Kenneth Ball who worked for First Direct Buses was fired for testing positive for cocaine, however after an employment tribunal ruled that he was unfairly dismissed, he was awarded £40,000.
Ball had worked for the company from December 1996 until July 2017 when he was dismissed. First Direct Buses have a no tolerance drug policy and therefore fired Ball after he tested positive for cocaine.
The tribunal was told that money that has traces of cocaine could have contaminated the test results. As a result of the positive results for cocaine being present, Ball offered another test to First Direct. Ball wanted to offer a negative hair follicle test to prove his innocence, however First Direct Buses rejected the test.
Judge Tobin was presiding over the tribunal and stated that it was “illogical, grossly unfair and in breach of the business’s disciplinary policies for it to discount the hair tests”. This resulted in Ball being awarded £37,639 for loss of earnings, future losses, an ACAS uplift as well as other expenses.
The incident occurred due to First Direct Buses drugs and alcohol policy, which states that drivers are subject to random drug tests. Ball had the random test in June 2017 and subsequently was suspended when the results showed positive for cocaine. After the results came out, Ball Argued that the test was not fair as he didn’t have to “wash his hands prior to handling the swab” and “did not wear gloves while handling the swab”, both of which could have affected the sample as Ball had just comeback from a busy shift in which he picked up many students and had been handling cash, which is well known to often carry traces of cocaine.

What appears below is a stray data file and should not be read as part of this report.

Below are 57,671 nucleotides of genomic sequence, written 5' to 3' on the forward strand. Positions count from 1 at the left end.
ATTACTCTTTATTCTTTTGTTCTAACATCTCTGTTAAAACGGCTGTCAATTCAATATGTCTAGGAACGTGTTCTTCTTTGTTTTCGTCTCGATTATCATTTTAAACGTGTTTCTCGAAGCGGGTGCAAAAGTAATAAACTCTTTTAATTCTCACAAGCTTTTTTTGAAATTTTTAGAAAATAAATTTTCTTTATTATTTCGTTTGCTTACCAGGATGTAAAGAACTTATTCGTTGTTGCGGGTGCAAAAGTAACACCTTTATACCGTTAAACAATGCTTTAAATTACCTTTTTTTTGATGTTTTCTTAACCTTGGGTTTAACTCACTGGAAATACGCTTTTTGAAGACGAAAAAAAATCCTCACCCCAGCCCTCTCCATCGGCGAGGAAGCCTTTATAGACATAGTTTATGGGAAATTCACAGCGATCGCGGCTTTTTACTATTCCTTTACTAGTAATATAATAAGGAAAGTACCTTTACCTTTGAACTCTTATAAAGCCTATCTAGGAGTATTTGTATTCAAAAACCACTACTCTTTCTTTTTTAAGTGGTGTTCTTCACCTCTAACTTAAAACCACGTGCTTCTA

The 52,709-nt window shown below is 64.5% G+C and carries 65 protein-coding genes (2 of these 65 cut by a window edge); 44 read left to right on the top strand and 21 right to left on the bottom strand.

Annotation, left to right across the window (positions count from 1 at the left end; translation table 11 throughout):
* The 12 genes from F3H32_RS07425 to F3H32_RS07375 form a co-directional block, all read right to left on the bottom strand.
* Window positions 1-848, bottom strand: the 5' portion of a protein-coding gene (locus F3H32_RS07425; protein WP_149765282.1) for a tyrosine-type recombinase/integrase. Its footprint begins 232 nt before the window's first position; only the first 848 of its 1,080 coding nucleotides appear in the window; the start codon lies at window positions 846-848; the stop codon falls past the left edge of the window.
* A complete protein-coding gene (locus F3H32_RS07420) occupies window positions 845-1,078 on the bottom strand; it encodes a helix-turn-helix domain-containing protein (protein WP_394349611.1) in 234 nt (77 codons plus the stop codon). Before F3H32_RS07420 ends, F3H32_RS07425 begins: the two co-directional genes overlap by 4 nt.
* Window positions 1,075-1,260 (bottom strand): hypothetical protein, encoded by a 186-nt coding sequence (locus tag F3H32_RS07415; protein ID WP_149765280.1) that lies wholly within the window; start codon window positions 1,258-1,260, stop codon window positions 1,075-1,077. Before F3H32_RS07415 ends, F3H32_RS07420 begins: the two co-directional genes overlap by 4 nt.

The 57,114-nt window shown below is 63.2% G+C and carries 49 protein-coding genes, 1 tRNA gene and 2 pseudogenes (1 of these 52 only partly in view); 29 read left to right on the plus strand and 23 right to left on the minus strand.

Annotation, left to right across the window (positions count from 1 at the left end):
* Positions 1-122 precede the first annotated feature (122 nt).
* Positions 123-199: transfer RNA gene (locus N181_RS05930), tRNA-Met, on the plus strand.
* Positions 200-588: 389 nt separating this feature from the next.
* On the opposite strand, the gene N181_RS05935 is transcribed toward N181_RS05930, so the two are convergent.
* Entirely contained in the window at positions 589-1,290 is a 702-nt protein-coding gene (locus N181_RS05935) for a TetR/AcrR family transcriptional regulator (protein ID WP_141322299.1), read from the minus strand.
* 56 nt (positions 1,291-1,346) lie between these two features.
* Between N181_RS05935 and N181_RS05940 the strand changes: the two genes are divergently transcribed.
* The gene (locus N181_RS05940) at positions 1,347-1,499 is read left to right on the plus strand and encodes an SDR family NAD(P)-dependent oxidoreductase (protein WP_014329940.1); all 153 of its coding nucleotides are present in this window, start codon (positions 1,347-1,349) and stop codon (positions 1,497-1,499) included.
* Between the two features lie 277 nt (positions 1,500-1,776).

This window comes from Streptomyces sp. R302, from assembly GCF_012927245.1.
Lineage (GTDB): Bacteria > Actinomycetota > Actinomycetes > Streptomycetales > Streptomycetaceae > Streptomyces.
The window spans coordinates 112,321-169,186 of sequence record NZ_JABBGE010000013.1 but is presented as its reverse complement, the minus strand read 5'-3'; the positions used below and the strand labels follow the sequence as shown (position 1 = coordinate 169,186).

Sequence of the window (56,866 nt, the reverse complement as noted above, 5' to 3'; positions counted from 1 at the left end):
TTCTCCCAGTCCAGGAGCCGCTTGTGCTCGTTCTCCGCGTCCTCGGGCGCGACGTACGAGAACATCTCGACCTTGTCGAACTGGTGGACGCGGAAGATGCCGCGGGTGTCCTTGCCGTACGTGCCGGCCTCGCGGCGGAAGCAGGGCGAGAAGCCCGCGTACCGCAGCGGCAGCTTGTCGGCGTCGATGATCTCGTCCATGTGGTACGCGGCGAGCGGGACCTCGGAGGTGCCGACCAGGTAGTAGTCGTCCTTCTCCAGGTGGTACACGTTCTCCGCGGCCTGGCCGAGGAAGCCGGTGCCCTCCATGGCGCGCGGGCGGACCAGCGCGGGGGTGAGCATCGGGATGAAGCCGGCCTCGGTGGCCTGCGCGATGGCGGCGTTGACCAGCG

Ball was a diabetic and therefore had to prick himself in order to check his blood sugar levels. This resulted in him having very sore fingers that often bled and due to this he would lick to stop the blood. This led to frequent hand to mouth action, which could have explained why there was a positive for result in the testing for cocaine.
The company stated that the tests were in line with its usual policy but did admit that it “had not sought clarification from the toxicology lab on the testing procedures followed for the collection and processing of samples”.
Ball was invited to a disciplinary hearing on 20th July 2017 and this resulted in him being dismissed for gross misconduct. This decision made by the company was appealed by Ball and in August 2017 the appeal meeting was held. In this appeal hearing Ball provided evidence of two private hair follicle tests, both of which tested negative for cocaine and benzoylecgoine. However the tribunal heard that First Buses “refused to consider the hair follicle tests as evidence during the disciplinary hearing”.
The appeal was not successful and due to this he further lodged another appeal to First Direct Buses. The second appeal was dismissed by Balls employers. As a result of this he brought his case to the East London tribunal in October 2017.
Claire McKee, associate at Dentons, stated that employers should “always take mitigating circumstances into account” when it came to disciplinary proceedings and failed drugs tests.
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